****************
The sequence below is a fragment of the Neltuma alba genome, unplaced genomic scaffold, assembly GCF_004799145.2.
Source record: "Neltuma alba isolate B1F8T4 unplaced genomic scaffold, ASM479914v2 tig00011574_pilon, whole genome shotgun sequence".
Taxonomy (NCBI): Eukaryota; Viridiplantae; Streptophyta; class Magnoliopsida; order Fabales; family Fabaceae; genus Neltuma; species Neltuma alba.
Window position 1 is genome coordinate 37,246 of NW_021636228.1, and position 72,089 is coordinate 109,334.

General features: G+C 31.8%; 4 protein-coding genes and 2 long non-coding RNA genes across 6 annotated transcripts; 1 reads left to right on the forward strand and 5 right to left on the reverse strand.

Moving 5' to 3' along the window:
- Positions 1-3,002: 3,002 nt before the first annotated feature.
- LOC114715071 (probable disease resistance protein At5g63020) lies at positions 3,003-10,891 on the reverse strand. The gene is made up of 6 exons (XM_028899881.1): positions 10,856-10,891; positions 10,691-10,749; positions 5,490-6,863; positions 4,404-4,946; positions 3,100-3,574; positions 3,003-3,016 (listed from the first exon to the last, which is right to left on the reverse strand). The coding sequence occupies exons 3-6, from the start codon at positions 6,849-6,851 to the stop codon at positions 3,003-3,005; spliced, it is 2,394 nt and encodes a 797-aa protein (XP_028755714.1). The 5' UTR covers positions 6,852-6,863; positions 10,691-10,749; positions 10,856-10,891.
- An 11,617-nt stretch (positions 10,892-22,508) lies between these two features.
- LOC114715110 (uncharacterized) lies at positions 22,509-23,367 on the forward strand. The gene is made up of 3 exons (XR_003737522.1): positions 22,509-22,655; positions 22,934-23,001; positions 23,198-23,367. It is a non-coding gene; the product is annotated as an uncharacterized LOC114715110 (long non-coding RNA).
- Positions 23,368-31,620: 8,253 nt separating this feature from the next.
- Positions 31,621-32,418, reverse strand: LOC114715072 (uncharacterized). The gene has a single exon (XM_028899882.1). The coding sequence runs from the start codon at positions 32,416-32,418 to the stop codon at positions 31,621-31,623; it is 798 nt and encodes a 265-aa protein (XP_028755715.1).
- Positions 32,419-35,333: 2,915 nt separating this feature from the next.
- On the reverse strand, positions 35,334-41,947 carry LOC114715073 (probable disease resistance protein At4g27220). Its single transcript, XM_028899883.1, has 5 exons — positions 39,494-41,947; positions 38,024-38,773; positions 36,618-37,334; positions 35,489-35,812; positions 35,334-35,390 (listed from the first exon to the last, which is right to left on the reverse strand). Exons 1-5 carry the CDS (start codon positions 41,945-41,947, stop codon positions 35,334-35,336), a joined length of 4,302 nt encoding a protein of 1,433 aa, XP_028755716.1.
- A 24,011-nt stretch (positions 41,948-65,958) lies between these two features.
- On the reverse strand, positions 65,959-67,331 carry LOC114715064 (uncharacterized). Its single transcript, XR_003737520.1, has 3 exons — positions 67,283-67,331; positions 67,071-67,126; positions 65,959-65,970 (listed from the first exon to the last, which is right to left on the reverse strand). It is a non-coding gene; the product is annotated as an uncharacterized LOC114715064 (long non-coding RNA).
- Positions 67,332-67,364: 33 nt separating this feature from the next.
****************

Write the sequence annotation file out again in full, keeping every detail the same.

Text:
The sequence below is a fragment of the Neltuma alba genome, unplaced genomic scaffold, assembly GCF_004799145.2.
Source record: "Neltuma alba isolate B1F8T4 unplaced genomic scaffold, ASM479914v2 tig00011574_pilon, whole genome shotgun sequence".
Taxonomy (NCBI): Eukaryota; Viridiplantae; Streptophyta; class Magnoliopsida; order Fabales; family Fabaceae; genus Neltuma; species Neltuma alba.
Window position 1 is genome coordinate 37,246 of NW_021636228.1, and position 72,089 is coordinate 109,334.

General features: G+C 31.8%; 4 protein-coding genes and 2 long non-coding RNA genes across 6 annotated transcripts; 1 reads left to right on the forward strand and 5 right to left on the reverse strand.

Moving 5' to 3' along the window:
- Positions 1-3,002: 3,002 nt before the first annotated feature.
- LOC114715071 (probable disease resistance protein At5g63020) lies at positions 3,003-10,891 on the reverse strand. The gene is made up of 6 exons (XM_028899881.1): positions 10,856-10,891; positions 10,691-10,749; positions 5,490-6,863; positions 4,404-4,946; positions 3,100-3,574; positions 3,003-3,016 (listed from the first exon to the last, which is right to left on the reverse strand). The coding sequence occupies exons 3-6, from the start codon at positions 6,849-6,851 to the stop codon at positions 3,003-3,005; spliced, it is 2,394 nt and encodes a 797-aa protein (XP_028755714.1). The 5' UTR covers positions 6,852-6,863; positions 10,691-10,749; positions 10,856-10,891.
- An 11,617-nt stretch (positions 10,892-22,508) lies between these two features.
- LOC114715110 (uncharacterized) lies at positions 22,509-23,367 on the forward strand. The gene is made up of 3 exons (XR_003737522.1): positions 22,509-22,655; positions 22,934-23,001; positions 23,198-23,367. It is a non-coding gene; the product is annotated as an uncharacterized LOC114715110 (long non-coding RNA).
- Positions 23,368-31,620: 8,253 nt separating this feature from the next.
- Positions 31,621-32,418, reverse strand: LOC114715072 (uncharacterized). The gene has a single exon (XM_028899882.1). The coding sequence runs from the start codon at positions 32,416-32,418 to the stop codon at positions 31,621-31,623; it is 798 nt and encodes a 265-aa protein (XP_028755715.1).
- Positions 32,419-35,333: 2,915 nt separating this feature from the next.
- On the reverse strand, positions 35,334-41,947 carry LOC114715073 (probable disease resistance protein At4g27220). Its single transcript, XM_028899883.1, has 5 exons — positions 39,494-41,947; positions 38,024-38,773; positions 36,618-37,334; positions 35,489-35,812; positions 35,334-35,390 (listed from the first exon to the last, which is right to left on the reverse strand). Exons 1-5 carry the CDS (start codon positions 41,945-41,947, stop codon positions 35,334-35,336), a joined length of 4,302 nt encoding a protein of 1,433 aa, XP_028755716.1.
- A 24,011-nt stretch (positions 41,948-65,958) lies between these two features.
- On the reverse strand, positions 65,959-67,331 carry LOC114715064 (uncharacterized). Its single transcript, XR_003737520.1, has 3 exons — positions 67,283-67,331; positions 67,071-67,126; positions 65,959-65,970 (listed from the first exon to the last, which is right to left on the reverse strand). It is a non-coding gene; the product is annotated as an uncharacterized LOC114715064 (long non-coding RNA).
- Positions 67,332-67,364: 33 nt separating this feature from the next.